Thursday, June 7, 2012

Pac Rim v. El Salvador

Pacific Rim v. El Salvador: Civil Society Organizations speak out as CAFTA Jurisdiction Objection Decision is expected May 31, 2012

Jefferson Tyler Francisco                       
May 28, 2012

The International Centre for the Settlement of Investment Disputes (ICSID) of the World Bank will decide if Pacific Rim Mining Corp., a Vancouver-based multinational mining corporation, will be able to proceed with its arbitration claims against the Government of El Salvador May 31, 2012.  After being denied resource exploitation permits, Pacific Rim relocated its Cayman Islands subsidiary Pac Rim Cayman LLC to Nevada and filed a formal CAFTA investment suit.  Pacific Rim seeks at least $77 Million USD from El Salvador, a country in which half of the rural population lives on less than $2 a day.[1]

The environmental and social justice groups Mesa Nacional frente a la Mineria Metalica (National Roundtable Against Metals Mining) and the International Union for Conservation of Nature (IUCN), as well as other civil society groups, have opposed mining and environmental and social upheaval at local, national, and international levels. The IUCN and Mesa Nacional have released official statements regarding the environment, violence, national sovereignty, and the upcoming ICSID decision.

Richard Steiner is a conservation specialist and member of IUCN.  He conducted a Rapid Assessment / Fact-finding Mission in El Salvador from January 20 – 28, 2010 at the request of IUCN Commission on Environmental, Economic, and Social Policy (CEESP). 

Professor Richard Steiner’s Statement:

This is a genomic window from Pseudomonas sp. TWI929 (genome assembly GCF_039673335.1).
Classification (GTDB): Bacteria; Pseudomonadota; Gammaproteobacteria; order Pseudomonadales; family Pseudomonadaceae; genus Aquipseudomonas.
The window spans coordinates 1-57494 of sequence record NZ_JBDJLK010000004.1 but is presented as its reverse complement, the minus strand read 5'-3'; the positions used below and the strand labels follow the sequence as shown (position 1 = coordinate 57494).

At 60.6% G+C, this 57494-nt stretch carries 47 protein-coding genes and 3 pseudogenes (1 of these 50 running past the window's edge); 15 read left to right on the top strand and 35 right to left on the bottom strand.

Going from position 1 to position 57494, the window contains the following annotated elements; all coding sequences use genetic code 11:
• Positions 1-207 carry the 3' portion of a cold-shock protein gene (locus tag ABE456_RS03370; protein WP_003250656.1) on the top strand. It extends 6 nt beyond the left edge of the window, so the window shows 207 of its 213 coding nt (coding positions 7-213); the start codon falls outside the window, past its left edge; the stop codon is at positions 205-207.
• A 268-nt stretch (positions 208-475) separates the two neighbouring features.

The people of El Salvador have spoken -- most clearly do not want metal mining in their country, which carries with it a high environmental, social, and cultural cost.  It is my hope and expectation that the ICSID will do the right thing, and rule in favor of El Salvador on this case.  A sovereign government must retain the sovereign right to self-determination, and that includes deciding who, when, where, if, and under what conditions a particular extractive industry project, such as metal mining, can be permitted.  The government of El Salvador, acting on behalf of the overwhelming majority of its citizens, has decided that the Pacific Rim projects do not meet the nation's self-determined development goals, and this must be upheld by the ICSID.  Granting permission to conduct mineral exploration does not carry with it the implied consent to move forward to production, which seems to be what Pacific Rim asserts.  It would clearly be disastrous if the ICSID were to rule against El Salvador on this issue, as it would alter the balance of power between extractive industry companies and developing nations everywhere, in favor of extractive industries.  The ICSID must rule for El Salvador, in my opinion.[2]